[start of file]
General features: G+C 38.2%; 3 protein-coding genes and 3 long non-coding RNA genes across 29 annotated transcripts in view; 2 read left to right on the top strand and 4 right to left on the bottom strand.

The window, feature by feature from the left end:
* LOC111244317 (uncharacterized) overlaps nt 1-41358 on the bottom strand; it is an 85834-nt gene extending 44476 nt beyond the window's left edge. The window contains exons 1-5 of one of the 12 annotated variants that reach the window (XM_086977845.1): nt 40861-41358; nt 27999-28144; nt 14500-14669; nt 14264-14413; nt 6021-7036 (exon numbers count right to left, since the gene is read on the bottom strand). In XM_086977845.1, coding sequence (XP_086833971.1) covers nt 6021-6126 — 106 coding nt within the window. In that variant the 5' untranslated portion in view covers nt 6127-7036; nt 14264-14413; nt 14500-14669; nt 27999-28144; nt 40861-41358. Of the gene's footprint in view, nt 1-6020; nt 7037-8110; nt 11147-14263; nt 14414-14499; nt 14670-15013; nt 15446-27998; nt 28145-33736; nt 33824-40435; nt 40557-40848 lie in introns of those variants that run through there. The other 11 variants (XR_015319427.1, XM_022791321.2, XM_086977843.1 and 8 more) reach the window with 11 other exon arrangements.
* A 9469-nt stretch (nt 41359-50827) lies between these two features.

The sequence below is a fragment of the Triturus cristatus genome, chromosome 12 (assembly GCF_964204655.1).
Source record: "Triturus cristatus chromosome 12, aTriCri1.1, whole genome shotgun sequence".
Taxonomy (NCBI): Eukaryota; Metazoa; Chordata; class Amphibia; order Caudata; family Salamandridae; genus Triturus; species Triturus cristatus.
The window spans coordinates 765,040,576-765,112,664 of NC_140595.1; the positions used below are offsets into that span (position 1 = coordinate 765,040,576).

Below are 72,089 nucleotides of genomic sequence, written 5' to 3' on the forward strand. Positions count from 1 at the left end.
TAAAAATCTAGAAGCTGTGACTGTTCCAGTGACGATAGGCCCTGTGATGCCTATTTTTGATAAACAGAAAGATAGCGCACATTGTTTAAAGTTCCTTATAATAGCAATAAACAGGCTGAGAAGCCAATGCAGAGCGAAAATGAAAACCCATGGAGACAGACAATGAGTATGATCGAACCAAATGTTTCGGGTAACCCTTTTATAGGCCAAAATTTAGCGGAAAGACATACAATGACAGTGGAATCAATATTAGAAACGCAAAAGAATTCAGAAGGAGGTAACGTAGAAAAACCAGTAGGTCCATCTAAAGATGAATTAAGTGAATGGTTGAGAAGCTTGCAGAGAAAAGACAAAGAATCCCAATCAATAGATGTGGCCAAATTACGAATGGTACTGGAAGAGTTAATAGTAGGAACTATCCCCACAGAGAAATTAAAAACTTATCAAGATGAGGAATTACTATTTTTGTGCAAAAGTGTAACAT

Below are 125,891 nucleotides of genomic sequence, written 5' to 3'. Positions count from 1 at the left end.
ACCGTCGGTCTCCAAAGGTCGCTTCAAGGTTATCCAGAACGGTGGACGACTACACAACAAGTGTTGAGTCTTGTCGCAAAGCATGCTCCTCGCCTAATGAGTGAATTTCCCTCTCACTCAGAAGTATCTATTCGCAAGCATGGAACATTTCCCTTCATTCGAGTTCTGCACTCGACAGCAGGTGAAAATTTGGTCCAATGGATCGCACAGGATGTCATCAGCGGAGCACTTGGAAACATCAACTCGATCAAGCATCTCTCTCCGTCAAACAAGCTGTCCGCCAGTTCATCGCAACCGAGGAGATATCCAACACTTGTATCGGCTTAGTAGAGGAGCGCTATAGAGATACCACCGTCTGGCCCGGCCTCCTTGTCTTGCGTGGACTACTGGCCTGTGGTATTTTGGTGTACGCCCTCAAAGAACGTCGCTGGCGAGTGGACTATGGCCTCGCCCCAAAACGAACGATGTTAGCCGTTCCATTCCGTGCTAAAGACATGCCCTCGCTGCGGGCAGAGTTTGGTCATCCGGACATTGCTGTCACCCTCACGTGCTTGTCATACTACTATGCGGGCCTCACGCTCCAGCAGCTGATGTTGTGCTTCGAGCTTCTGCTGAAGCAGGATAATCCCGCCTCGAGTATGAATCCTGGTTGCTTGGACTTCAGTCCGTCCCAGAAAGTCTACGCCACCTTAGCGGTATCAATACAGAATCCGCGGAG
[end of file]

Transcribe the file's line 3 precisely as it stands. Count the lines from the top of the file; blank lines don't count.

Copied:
* LOC111244317 (uncharacterized) overlaps nt 1-41358 on the bottom strand; it is an 85834-nt gene extending 44476 nt beyond the window's left edge. The window contains exons 1-5 of one of the 12 annotated variants that reach the window (XM_086977845.1): nt 40861-41358; nt 27999-28144; nt 14500-14669; nt 14264-14413; nt 6021-7036 (exon numbers count right to left, since the gene is read on the bottom strand). In XM_086977845.1, coding sequence (XP_086833971.1) covers nt 6021-6126 — 106 coding nt within the window. In that variant the 5' untranslated portion in view covers nt 6127-7036; nt 14264-14413; nt 14500-14669; nt 27999-28144; nt 40861-41358. Of the gene's footprint in view, nt 1-6020; nt 7037-8110; nt 11147-14263; nt 14414-14499; nt 14670-15013; nt 15446-27998; nt 28145-33736; nt 33824-40435; nt 40557-40848 lie in introns of those variants that run through there. The other 11 variants (XR_015319427.1, XM_022791321.2, XM_086977843.1 and 8 more) reach the window with 11 other exon arrangements.